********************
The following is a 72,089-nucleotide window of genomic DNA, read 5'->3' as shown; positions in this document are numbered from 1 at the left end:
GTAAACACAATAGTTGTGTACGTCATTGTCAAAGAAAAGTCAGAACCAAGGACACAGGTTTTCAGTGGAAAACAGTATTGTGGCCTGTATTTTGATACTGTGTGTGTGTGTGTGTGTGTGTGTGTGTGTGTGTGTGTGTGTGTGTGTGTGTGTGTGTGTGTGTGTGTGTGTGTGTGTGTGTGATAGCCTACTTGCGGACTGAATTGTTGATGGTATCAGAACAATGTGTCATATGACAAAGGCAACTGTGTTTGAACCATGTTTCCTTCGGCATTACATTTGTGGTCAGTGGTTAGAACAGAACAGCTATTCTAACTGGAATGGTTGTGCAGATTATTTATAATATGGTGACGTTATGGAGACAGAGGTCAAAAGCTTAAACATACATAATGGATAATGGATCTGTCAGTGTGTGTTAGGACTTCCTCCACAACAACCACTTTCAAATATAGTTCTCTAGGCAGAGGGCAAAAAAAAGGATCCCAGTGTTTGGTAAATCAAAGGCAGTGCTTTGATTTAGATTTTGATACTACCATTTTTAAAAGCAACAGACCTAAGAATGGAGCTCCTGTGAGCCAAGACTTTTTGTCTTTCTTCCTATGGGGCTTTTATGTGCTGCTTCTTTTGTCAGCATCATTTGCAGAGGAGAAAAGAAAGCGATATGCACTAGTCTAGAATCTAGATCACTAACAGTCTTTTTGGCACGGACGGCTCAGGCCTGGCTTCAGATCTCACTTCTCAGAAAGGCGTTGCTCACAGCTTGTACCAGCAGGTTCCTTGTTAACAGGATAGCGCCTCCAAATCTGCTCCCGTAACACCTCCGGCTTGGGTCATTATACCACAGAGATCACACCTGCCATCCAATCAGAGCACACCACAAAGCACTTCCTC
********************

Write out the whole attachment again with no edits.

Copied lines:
The following is a 72,089-nucleotide window of genomic DNA, read 5'->3' as shown; positions in this document are numbered from 1 at the left end:
GTAAACACAATAGTTGTGTACGTCATTGTCAAAGAAAAGTCAGAACCAAGGACACAGGTTTTCAGTGGAAAACAGTATTGTGGCCTGTATTTTGATACTGTGTGTGTGTGTGTGTGTGTGTGTGTGTGTGTGTGTGTGTGTGTGTGTGTGTGTGTGTGTGTGTGTGTGTGTGTGTGTGTGTGATAGCCTACTTGCGGACTGAATTGTTGATGGTATCAGAACAATGTGTCATATGACAAAGGCAACTGTGTTTGAACCATGTTTCCTTCGGCATTACATTTGTGGTCAGTGGTTAGAACAGAACAGCTATTCTAACTGGAATGGTTGTGCAGATTATTTATAATATGGTGACGTTATGGAGACAGAGGTCAAAAGCTTAAACATACATAATGGATAATGGATCTGTCAGTGTGTGTTAGGACTTCCTCCACAACAACCACTTTCAAATATAGTTCTCTAGGCAGAGGGCAAAAAAAAGGATCCCAGTGTTTGGTAAATCAAAGGCAGTGCTTTGATTTAGATTTTGATACTACCATTTTTAAAAGCAACAGACCTAAGAATGGAGCTCCTGTGAGCCAAGACTTTTTGTCTTTCTTCCTATGGGGCTTTTATGTGCTGCTTCTTTTGTCAGCATCATTTGCAGAGGAGAAAAGAAAGCGATATGCACTAGTCTAGAATCTAGATCACTAACAGTCTTTTTGGCACGGACGGCTCAGGCCTGGCTTCAGATCTCACTTCTCAGAAAGGCGTTGCTCACAGCTTGTACCAGCAGGTTCCTTGTTAACAGGATAGCGCCTCCAAATCTGCTCCCGTAACACCTCCGGCTTGGGTCATTATACCACAGAGATCACACCTGCCATCCAATCAGAGCACACCACAAAGCACTTCCTC